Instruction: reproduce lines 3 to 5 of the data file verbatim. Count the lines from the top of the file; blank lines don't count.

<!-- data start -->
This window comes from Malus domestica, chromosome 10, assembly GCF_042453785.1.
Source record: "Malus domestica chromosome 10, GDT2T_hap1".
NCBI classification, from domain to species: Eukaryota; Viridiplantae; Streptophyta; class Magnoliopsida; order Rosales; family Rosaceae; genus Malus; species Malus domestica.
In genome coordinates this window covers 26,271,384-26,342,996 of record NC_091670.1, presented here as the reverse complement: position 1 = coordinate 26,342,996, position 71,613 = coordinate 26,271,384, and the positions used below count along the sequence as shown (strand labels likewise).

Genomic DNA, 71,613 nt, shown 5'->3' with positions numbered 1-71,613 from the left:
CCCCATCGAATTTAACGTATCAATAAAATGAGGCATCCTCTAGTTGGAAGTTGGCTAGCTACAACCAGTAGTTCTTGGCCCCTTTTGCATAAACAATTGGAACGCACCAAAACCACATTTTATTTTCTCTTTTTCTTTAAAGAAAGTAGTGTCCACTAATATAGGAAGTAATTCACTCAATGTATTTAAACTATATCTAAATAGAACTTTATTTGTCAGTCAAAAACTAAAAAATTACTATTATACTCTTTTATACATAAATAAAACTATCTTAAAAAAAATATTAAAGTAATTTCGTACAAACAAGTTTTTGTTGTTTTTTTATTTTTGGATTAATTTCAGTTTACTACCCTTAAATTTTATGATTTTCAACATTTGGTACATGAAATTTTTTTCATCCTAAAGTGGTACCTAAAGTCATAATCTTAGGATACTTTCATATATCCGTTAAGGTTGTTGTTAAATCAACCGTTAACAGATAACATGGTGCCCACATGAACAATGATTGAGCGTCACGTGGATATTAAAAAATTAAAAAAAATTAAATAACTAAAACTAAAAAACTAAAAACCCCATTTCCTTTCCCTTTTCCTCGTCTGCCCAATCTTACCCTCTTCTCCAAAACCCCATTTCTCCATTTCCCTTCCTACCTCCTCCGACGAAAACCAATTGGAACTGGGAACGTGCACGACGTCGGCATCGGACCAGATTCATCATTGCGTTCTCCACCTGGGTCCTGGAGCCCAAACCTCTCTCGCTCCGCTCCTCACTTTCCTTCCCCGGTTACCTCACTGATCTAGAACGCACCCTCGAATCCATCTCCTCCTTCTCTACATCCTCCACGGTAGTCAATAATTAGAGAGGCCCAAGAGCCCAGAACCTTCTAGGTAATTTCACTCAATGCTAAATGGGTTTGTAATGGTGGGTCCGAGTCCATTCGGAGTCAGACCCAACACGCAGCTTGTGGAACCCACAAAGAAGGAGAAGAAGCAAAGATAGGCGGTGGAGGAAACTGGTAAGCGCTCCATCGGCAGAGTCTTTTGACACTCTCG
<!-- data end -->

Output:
NCBI classification, from domain to species: Eukaryota; Viridiplantae; Streptophyta; class Magnoliopsida; order Rosales; family Rosaceae; genus Malus; species Malus domestica.
In genome coordinates this window covers 26,271,384-26,342,996 of record NC_091670.1, presented here as the reverse complement: position 1 = coordinate 26,342,996, position 71,613 = coordinate 26,271,384, and the positions used below count along the sequence as shown (strand labels likewise).

Genomic DNA, 71,613 nt, shown 5'->3' with positions numbered 1-71,613 from the left: